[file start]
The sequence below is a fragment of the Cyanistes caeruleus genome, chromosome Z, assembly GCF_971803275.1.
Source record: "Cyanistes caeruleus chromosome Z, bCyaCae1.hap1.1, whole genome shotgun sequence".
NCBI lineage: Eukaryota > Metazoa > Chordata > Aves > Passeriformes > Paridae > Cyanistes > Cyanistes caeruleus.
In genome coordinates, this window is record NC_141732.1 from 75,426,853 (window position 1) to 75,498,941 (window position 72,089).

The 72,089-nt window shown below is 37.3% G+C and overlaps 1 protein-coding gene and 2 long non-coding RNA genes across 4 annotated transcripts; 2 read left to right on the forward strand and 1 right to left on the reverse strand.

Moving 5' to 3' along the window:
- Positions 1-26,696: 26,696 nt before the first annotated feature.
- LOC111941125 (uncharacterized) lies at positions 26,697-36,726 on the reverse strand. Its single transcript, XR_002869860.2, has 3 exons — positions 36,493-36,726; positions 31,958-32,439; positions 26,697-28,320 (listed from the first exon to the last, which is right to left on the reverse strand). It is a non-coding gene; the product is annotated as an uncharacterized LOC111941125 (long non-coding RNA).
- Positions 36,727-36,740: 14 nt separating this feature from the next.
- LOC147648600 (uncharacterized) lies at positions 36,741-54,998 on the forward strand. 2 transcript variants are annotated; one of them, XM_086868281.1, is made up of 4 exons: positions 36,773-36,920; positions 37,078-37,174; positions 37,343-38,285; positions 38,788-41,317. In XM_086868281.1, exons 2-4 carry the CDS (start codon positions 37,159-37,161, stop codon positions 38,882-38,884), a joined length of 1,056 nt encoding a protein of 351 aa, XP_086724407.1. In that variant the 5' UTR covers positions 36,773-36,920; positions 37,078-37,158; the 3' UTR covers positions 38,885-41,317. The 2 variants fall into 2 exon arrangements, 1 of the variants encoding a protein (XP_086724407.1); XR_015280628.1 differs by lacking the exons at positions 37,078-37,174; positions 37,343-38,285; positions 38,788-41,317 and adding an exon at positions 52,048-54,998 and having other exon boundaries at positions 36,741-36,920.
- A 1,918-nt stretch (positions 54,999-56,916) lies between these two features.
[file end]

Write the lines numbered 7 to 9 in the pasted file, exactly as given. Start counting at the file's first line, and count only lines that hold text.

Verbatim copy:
- Positions 1-26,696: 26,696 nt before the first annotated feature.
- LOC111941125 (uncharacterized) lies at positions 26,697-36,726 on the reverse strand. Its single transcript, XR_002869860.2, has 3 exons — positions 36,493-36,726; positions 31,958-32,439; positions 26,697-28,320 (listed from the first exon to the last, which is right to left on the reverse strand). It is a non-coding gene; the product is annotated as an uncharacterized LOC111941125 (long non-coding RNA).
- Positions 36,727-36,740: 14 nt separating this feature from the next.